Oh yeah... the story.
Fred continued to walk obliviously around his car checking the tires and Morgie pulled up on the lever jamming a new cartridge into the receiver. The Lord works in myterious ways, and the operative word in that last sentence is jamming. In his haste, the bullet jammed and the action wouldn't close, so Morgie was left in the precarious position of having to try and eject the now jammed cartridge before he could wipe out the deaf demon. Morgie pried and pushed and pulled and pried again on the lever.
Meanwhile, a puzzled Fred finished his walkaround without seeing anything out of the ordinary, so he got back into the car and drove off. About this same time, Morgie finally got the jammed cartridge to eject and a new one to take it's place. He immediately swung the rifle to his shoulder and sighted down the barrel... at nothing. Fred was already gone.
A high school kid named LLoyd witnessed some of the shooting and drove straight home to avoid the crossfire. Once he got home, he told his dad that someone was shooting up the town. His dad (Ernie), being of sound mind and body, and a good father, listened intently to his son's bizarre tale, and reacted accordingly. Yup. He didn't believe a word that he'd heard, so he jumped into his pickup and drove downtown to see it for himself.
He rounded the corner and headed down toward the park, with his head on a swivel, intently looking to the left and the right, knowing all the while that Lloyd was full of shit. He'd gone a couple blocks, and had just about confirmed his diagnosis, when Morgie shot the back window out of his pickup. At this point, Ernie reassessed the situation and stomped on the gas and preceeded to get the heck out of Dodge.
After Ernie, traffic on main street pretty well dried up for Morgie, so he got into his own pickup and headed out toward the dam and then south out of town.
When he got to the fork in the road, the devil took on a new persona, that of two teenage boys out hunting rabbits. Morgie slid to a halt and jumped out of the pickup with his rifle. The two boys looked up to see what the commotion was just in time to see Morgie sighting in on them.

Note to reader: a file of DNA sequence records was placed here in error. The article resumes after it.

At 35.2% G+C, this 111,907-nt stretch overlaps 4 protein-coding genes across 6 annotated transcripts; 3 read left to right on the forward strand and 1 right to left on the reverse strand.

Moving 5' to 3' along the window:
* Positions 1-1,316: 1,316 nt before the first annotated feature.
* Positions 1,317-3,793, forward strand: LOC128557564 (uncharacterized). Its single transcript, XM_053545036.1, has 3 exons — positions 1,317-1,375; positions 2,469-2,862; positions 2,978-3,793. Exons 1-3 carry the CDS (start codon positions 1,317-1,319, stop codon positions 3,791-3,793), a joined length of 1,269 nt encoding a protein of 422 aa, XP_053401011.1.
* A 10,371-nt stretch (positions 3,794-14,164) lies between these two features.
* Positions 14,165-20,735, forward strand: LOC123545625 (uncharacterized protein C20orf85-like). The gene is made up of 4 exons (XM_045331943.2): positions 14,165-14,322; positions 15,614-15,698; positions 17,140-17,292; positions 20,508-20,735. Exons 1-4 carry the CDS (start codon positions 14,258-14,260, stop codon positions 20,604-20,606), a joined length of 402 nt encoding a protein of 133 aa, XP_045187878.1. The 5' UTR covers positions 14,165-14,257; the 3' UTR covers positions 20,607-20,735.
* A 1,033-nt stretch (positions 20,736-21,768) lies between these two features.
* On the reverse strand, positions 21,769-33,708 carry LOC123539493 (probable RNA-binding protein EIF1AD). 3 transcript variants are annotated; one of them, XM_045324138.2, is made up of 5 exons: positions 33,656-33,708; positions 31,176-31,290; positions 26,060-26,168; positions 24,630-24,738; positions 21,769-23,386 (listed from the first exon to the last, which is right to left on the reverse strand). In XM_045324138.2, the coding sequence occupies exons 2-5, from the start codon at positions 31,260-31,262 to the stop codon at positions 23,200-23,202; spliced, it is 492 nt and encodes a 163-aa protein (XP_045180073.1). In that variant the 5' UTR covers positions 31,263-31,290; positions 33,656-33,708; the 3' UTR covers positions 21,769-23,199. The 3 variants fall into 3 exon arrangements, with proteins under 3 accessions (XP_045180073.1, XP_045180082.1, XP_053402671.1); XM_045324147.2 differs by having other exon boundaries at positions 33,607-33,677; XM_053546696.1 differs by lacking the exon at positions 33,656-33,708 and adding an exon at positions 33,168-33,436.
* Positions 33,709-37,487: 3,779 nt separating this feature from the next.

BAM! BAM! This time Morgie wasn't to be denied. One bullet went through the belly of one kid, the other hit the second. Morgie cycled the lever again and pulled the trigger. The rifle failed to fire. Morgie was out of shells. He tossed the rifle into the front of the pickup, and reached back into the bed to get something.
The boy that was shot through the belly, didn't wait around to see what Morgie came up with. He took off running as fast as his legs would carry him, and some years later he told my dad that the further he ran, the more he could feel the blood sloshing around in his belly. Finally he just couldn't take it any more and laid down in a wash to try and hide.
The other boy wasn't able to run due to his injury, and he got to see right up close and personal what Morgie had snatched from the pickup. His axe. Morgie took after the poor kid with the axe, and by all accounts it was a miracle that the kid survived the attack. The same people will tell you however, that he was never quite the same after the attack.
Morgie walked back to his pickup, headed South for another 10 miles or so, and then pulled into a friends house. The friend could tell that something was wrong, so he let Morgie into the house and let him set in a chair almost silently for a few hours until the County Sheriff showed up to get him.
The Sheriff walked into the house, with his hat in his hand and said, "Morgie, I've got to take you in." So Morgie stood up, nodded, and walked out the front door with the Sheriff. I never heard whether he ever cuffed him or not.
Well... Fred played Mr. Magoo and came out unscathed. As did Ernie, and everyone else in town. The two rabbit hunters both survived the incident, one still lives here. The other boy, the one who got the axe, moved a long time ago, and I've never met him.
Morgie was declared insane, and sent to a sanitarium. While he was in the county jail, my grandfather passed away, and in a curious happenstance, my dad bumped into Morgie shortly afterward in the county courthouse. Morgie walked over to my dad, while his guards watched him, and told him how sorry he was that my grandpa had passed. He allowed as to how he really liked my grandpa, and was terribly sad. He then told my dad that they were sending him up to Blackfoot, and he was really hopeful that they could help him up there. As far as I know, that's where he died.
Today's Mystery Lyric:
The world seems so clear
like a wonderful diamond.
Can't imagine there's meanness
can't imagine there's wrong.